Steven Raichlen's Barbecue! Bible


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Raichlen Eats Portland

Raichlen Eats Portland

When I attended Reed College (back in the last century), Portland, Oregon wasn’t what you’d call a food town. Our favorite dining spots ran to the likes of the “Heavy Number Taco Company” (housed in a former gas station) and our “serious” restaurants could be counted on the fingers of one hand.

How times have changed.

Today, this rainy metropolis on the Willamette River has become, perhaps, the most interesting food destination in North America, with a disproportionately high number of James Beard Award-winning chefs and the nation’s largest fleet of food trucks (and a local government with enough foresight to set aside whole square city blocks to park them). Gastro-pub strip clubs compete with world-class regional Thai restaurants (run by, who else, tattooed white guys) and each week, new artisanal bakeries, breweries, wine bars, and restaurants spring up like mushrooms after Portland’s innumerable rain storms.

And right now, Stumptown is the midst of a renaissance of wood grilling, smoking, and live fire cooking.

Vitaly Paley at Imperial

Vitaly Paley at Imperial

The moment you check into the Lucia Hotel downtown (just up the block from Mary’s, the strip joint where Courtney Love got her start), you smell smoke. The pungent scent of alder. The fragrant smoke of apple and oak. Follow your nose into the high-ceilinged, brick-walled Imperial restaurant just off the lobby and you’ll find an open kitchen with enormous Universo wood-burning grill that Portland culinary founding father Vitaly Paley imported from Florence, Italy. Vitaly’s the short haired guy in the black chef coat (with no visible tattoos) and if you spend a whole day at his new restaurant, you’ll breakfast on house-smoked pastrami hash, lunch on wood-grilled romaine salad and house-cured sausages (even the hotdogs are homemade) and dine on secreto (a prized “butcher’s cut” from the hog’s underbelly) grilled on a wine barrel stave. And wash them down with smoked vermouth Manhattans. You’ll leave smelling a bit like you’ve just sat around a campfire, which is exactly what Paley intended.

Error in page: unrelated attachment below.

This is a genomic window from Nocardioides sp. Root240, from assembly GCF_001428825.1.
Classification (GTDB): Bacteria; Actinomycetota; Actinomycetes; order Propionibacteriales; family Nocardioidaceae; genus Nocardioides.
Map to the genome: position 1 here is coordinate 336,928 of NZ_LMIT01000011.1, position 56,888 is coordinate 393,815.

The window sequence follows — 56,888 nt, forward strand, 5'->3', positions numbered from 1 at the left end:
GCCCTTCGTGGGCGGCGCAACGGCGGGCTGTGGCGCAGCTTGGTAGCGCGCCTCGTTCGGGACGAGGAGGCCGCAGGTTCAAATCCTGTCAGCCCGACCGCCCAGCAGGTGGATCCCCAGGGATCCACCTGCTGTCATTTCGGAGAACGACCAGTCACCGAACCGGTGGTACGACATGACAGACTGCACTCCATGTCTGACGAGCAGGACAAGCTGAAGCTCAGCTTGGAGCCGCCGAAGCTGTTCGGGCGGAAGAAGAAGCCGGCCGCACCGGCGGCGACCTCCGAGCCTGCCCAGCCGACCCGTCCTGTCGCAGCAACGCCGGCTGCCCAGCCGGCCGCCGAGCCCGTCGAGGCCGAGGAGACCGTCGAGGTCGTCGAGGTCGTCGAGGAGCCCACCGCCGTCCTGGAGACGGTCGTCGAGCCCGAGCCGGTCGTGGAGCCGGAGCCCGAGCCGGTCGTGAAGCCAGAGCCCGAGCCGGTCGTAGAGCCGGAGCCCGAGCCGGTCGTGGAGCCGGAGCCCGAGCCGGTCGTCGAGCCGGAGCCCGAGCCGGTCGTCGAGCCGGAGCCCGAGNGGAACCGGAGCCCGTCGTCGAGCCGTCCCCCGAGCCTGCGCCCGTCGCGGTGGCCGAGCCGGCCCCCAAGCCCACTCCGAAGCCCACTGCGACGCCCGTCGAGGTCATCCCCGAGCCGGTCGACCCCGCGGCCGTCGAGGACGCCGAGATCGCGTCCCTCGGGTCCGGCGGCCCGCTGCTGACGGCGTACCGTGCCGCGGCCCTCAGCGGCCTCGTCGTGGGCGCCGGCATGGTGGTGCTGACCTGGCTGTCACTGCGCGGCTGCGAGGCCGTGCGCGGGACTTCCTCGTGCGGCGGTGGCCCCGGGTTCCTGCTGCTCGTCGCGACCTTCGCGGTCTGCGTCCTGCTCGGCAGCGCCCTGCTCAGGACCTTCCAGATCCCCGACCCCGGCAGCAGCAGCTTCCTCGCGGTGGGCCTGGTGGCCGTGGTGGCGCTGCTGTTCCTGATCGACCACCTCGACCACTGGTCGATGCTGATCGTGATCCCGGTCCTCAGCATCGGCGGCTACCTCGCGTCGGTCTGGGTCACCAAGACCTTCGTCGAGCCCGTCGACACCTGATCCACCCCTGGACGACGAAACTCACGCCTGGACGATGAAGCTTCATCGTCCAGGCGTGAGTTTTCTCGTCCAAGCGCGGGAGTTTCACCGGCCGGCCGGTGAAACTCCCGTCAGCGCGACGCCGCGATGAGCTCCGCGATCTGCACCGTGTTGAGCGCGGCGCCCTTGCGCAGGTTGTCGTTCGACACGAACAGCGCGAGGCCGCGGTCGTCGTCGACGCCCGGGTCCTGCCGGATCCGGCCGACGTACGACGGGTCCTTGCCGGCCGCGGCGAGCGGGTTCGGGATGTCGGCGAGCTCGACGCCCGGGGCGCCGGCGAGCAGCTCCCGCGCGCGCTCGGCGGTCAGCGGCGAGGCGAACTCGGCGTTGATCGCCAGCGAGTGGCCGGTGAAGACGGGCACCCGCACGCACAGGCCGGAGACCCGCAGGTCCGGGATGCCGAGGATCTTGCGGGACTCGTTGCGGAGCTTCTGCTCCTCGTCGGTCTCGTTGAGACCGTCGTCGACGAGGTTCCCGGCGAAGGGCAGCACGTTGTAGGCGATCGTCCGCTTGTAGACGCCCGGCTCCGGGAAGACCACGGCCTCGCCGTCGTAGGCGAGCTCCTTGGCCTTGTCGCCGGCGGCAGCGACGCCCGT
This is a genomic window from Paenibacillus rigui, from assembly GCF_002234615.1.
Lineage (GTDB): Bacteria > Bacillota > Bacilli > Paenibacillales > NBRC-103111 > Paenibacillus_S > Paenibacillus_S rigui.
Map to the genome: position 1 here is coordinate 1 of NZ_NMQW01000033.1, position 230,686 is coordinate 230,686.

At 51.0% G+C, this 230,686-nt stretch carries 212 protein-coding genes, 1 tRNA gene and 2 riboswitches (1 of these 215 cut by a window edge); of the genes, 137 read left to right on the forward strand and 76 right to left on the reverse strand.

Greg and Gabrielle Denton of Ox Restaurant

Greg and Gabrielle Denton of Ox Restaurant

The day I arrived at Ox restaurant in Portland’s Boise-Eliot neighborhood, the Oregonian newspaper had just named it restaurant of the year. I didn’t need that endorsement: The moment I entered the brick-lined dining room (formerly a dairy, car dealership, and brothel), I saw sparks and flames shoot up from the gleaming new Grillworks Dual Architectural Asador — a split grate Argentinean-style grill fueled with alder, oak, and apple and manned by grill men in tight black T-shirts. Pay dirt. Brainchild of Greg and Gabrielle Quinonez Denton — she a striking Ecuadorian-American, he a Vermont born chef recognizable by the octopus tentacle tattoo crawling up his arm — Ox is the sort of place where carnivores go if they died and went to heaven for house-made blood sausage, imported grass-fed Uruguayan beef, and Alaskan halibut grilled on the bone. Even the pisco sours come smoked.

Steven at Tails & Trotters

You won’t find a grill (at least not yet) at Tails & Trotters, a butcher shop / wholesale meat market (pictured above and at top) recently turned sandwich shop in the new Ocean complex, a Portlandia style food court. What you will find is a $30,000 high-tech Enviro-Pak smoker that farmers turned meat moguls Aaron Silverman and Mark Cockcroft use to turn out some of the best bacon in North America. They start with hogs raised on Oregon hazelnuts, smoking their brown sugar-cured bacon half a day over apple wood and pecan, then hanging it for up to six weeks (!) to age in a meat locker. However much you may want to gorge on apple wood-smoked ham and cheese sandwich or “Lil’ Havana hoagie (made with mojo roasted pork) save room for a “porkstrami” on rye of such intense smokiness, briny succulence, and porcine richness, you’ll wonder why no one thought of it earlier.

Bacon Aging at Tails & Trotters

Bacon Aging at Tails & Trotters

The first thing you see on entering this temple of smoke and fire (literally—the building once housed a church) is a flickering wood fire in an Old Hickory pit. The next thing is a seriously tattooed guy making hot links (homemade Texas-style beef sausage). An equally tattooed barmaid serves up local microbrew, craft cocktails, and small batch bourbons. Welcome to Podhah’s Pit, founded by former Texan Rodney Muirhead, who parlayed a pink slip from a tech company into Portland, Oregon’s top rated barbecue joint. Smoky pulled pork? Spice-crusted spare ribs of exemplary tenderness? Buttery cornbread? In Portland? Really. If the smoke ring on the brisket were any bigger, you might think you were eating pastrami. Go for broke and order the “Pitboss”: all of the aforementioned meats, plus two sides.

Podnah's Pit Plate of Barbecue

Podnah’s Pit Plate of Barbecue

 

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